Another reason the ad wasn’t all that well-received is its messaging which attempts to question the security and credibility of cash itself, hence the name of the campaign, “Thinking Man”. This message does not really resonate with the reality most Japanese people know—a society where one can carry large amounts of cash without worry of theft—thus the commercial missed its mark there as well.
Finally, to claim that cashless payments are inherently safer is also debatable. Any payment method carries certain risks as well as pros and cons. When it comes to cards, non-liability statements in terms and agreements, can make this argument more flawed than card issuers would have you imagine.
The one aspect of this campaign that was on-target, however, is the outdoor ads.
After watching the commercials, the campaign poster (below) imploring people to “Have a good cashless,” is infinitely preferable.
Image source: SMBC
Within the context of the Japanese market (i.e. a non-English speaking audience) these ads are effective because of the simple message that could best be translated as saying, “Hey, go cashless and the money is in your phone!”
Visa has also released a campaign promoting its cards in Japan featuring Japanese-American surfer, Kanoa Igarashi, that encourages consumers to “ride the cashless wave.”
In the commercial (screenshots below), after shredding some waves made up of Visa cards, the scene changes and Igarashi confidently walks up to the register of a shop proudly announcing his intention to pay with Visa.
Image source: Visa
Image source: Visa
They’ll not be winning any Cannes Lions or Golden Pencils for this effort, but the overall media strategy is solid—we have seen the campaign in various mediums and on a number of different platforms—and the OOH placements, especially the billboard at the Shibuya scramble crossing, have been excellently chosen.
Furthermore, the campaign also stands to be effective because not only is cashless trending right now—as the ad copy itself recognizes—but with the Olympics right around the corner and VISA being a major sponsor brand awareness will be extremely high.
Airpay, a payment processing terminal developed by Recruit, does the best job out of the three campaigns promoting cashless payments with their series of commercial spots featuring actor, Odagiri Joe.
Image source: Recruit
The first ad (shown below) features Odagiri as a bartender whose idol, fictional singer “David Jaguar,” just happens to enter his establishment. When the man in the suit asks, in broken Japanese, if the bar accepts cards Odagiri replies, “We only accept cash.” The group immediately turns around and walks straight to the izakaya right next door which is more than happy to accommodate them.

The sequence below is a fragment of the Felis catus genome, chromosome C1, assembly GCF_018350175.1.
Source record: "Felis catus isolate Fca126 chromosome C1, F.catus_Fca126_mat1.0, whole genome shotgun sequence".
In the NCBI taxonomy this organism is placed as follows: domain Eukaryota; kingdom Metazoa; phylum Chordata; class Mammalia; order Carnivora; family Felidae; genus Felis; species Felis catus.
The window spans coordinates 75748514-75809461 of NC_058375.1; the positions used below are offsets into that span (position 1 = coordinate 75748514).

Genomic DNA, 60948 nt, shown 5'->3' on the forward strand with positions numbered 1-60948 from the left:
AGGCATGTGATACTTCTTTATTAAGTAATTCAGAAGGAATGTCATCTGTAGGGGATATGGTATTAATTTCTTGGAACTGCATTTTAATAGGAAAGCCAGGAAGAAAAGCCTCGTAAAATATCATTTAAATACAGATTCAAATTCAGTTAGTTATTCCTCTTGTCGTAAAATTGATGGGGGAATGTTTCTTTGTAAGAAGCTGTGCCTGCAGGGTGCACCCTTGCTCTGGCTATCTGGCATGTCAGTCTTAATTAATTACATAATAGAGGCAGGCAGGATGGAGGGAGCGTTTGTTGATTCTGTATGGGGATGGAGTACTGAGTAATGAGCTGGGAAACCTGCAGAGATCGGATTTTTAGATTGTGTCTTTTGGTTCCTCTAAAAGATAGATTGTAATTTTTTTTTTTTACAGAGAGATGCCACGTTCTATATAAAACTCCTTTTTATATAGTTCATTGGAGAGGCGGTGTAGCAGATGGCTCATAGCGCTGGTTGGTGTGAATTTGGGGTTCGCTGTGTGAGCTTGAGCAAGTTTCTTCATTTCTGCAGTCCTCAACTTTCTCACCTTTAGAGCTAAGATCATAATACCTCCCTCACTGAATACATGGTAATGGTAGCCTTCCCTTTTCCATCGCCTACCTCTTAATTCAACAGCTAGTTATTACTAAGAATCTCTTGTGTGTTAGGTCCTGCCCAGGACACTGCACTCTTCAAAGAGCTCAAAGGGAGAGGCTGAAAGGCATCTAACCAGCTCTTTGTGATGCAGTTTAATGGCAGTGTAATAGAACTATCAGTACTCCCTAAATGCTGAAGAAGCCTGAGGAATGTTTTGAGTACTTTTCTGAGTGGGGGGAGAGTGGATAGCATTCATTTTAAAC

The rest of the ads are all variations of this scenario, and all successfully provide and showcase a valid reason for different kinds of small businesses to offer cashless payment options, in this case credit cards—although the terminal also accepts emoney and QR codes.
The messaging, aimed at small business owners, is clear: some consumers, like the growing number of people who don’t carry much cash on them, will choose a restaurant, shop, or store based on whether or not they can use cards; your business is missing out on things. It’s as simple as that, and the ad is incredibly straightforward with the benefit for its intended audience.
What Might Help Spur Greater Adoption of Cashless Payment Methods In Japan
The Japanese government has made clear its intentions to promote cashless payments to lessen the costs associated with printing and managing physical currency such as bills and coins. The Abe administration has set a goal of a 40% cashless rate by 2025.
How realistic this goal actually might be is up for debate.
Efforts to encourage further adoption of cashless payment from the government so far do not seem likely to yield results on their own, and tie ups with failed campaigns such as the often criticized “Premium Friday” (an attempt to get businesses to let workers go home early one Friday a month), simply highlight the government’s lack of ability to influence behavior without any real legislation.
Image source: Payments JAPAN
However, a planned increase in Japan’s consumption tax, from 8% to 10% this coming October, may provide a reason to those who don’t currently use cashless payments to reconsider their relation to cash.
The Abe administration is considering offering rebates of up to 5% for purchases made with cashless payments. These rebates will be accumulated as “points,” as opposed to cash back, but regardless of what shape this rebate takes, being able to save money despite a hike in the VAT would provide a good incentive for many Japanese consumers to jump on the cashless bandwagon.